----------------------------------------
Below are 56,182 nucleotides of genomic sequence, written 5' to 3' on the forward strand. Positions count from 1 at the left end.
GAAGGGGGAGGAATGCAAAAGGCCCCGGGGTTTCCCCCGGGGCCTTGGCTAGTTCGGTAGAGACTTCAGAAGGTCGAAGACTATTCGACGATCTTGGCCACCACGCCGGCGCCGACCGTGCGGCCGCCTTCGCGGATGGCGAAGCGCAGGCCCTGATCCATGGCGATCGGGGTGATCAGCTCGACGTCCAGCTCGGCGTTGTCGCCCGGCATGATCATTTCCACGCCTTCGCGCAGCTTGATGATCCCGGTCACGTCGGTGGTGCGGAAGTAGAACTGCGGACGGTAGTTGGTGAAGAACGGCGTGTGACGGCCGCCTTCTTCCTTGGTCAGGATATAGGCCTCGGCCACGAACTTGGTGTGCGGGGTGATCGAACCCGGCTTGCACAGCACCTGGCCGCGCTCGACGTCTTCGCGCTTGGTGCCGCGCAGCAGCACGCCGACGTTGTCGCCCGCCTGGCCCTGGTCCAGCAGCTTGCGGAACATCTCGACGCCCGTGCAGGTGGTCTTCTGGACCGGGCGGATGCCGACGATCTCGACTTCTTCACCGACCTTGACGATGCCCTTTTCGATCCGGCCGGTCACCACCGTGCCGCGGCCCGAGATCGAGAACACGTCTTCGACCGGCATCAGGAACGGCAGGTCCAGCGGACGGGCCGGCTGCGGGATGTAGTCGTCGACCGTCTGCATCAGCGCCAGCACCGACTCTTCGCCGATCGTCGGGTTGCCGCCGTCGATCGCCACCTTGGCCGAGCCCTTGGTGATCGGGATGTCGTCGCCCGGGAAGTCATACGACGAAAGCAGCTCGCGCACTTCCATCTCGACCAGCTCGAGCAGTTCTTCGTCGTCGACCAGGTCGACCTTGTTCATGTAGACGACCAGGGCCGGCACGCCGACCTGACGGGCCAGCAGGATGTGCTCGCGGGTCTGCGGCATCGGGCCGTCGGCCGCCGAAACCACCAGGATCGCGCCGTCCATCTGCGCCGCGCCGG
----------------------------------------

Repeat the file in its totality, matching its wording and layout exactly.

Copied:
Below are 56,182 nucleotides of genomic sequence, written 5' to 3' on the forward strand. Positions count from 1 at the left end.
GAAGGGGGAGGAATGCAAAAGGCCCCGGGGTTTCCCCCGGGGCCTTGGCTAGTTCGGTAGAGACTTCAGAAGGTCGAAGACTATTCGACGATCTTGGCCACCACGCCGGCGCCGACCGTGCGGCCGCCTTCGCGGATGGCGAAGCGCAGGCCCTGATCCATGGCGATCGGGGTGATCAGCTCGACGTCCAGCTCGGCGTTGTCGCCCGGCATGATCATTTCCACGCCTTCGCGCAGCTTGATGATCCCGGTCACGTCGGTGGTGCGGAAGTAGAACTGCGGACGGTAGTTGGTGAAGAACGGCGTGTGACGGCCGCCTTCTTCCTTGGTCAGGATATAGGCCTCGGCCACGAACTTGGTGTGCGGGGTGATCGAACCCGGCTTGCACAGCACCTGGCCGCGCTCGACGTCTTCGCGCTTGGTGCCGCGCAGCAGCACGCCGACGTTGTCGCCCGCCTGGCCCTGGTCCAGCAGCTTGCGGAACATCTCGACGCCCGTGCAGGTGGTCTTCTGGACCGGGCGGATGCCGACGATCTCGACTTCTTCACCGACCTTGACGATGCCCTTTTCGATCCGGCCGGTCACCACCGTGCCGCGGCCCGAGATCGAGAACACGTCTTCGACCGGCATCAGGAACGGCAGGTCCAGCGGACGGGCCGGCTGCGGGATGTAGTCGTCGACCGTCTGCATCAGCGCCAGCACCGACTCTTCGCCGATCGTCGGGTTGCCGCCGTCGATCGCCACCTTGGCCGAGCCCTTGGTGATCGGGATGTCGTCGCCCGGGAAGTCATACGACGAAAGCAGCTCGCGCACTTCCATCTCGACCAGCTCGAGCAGTTCTTCGTCGTCGACCAGGTCGACCTTGTTCATGTAGACGACCAGGGCCGGCACGCCGACCTGACGGGCCAGCAGGATGTGCTCGCGGGTCTGCGGCATCGGGCCGTCGGCCGCCGAAACCACCAGGATCGCGCCGTCCATCTGCGCCGCGCCGG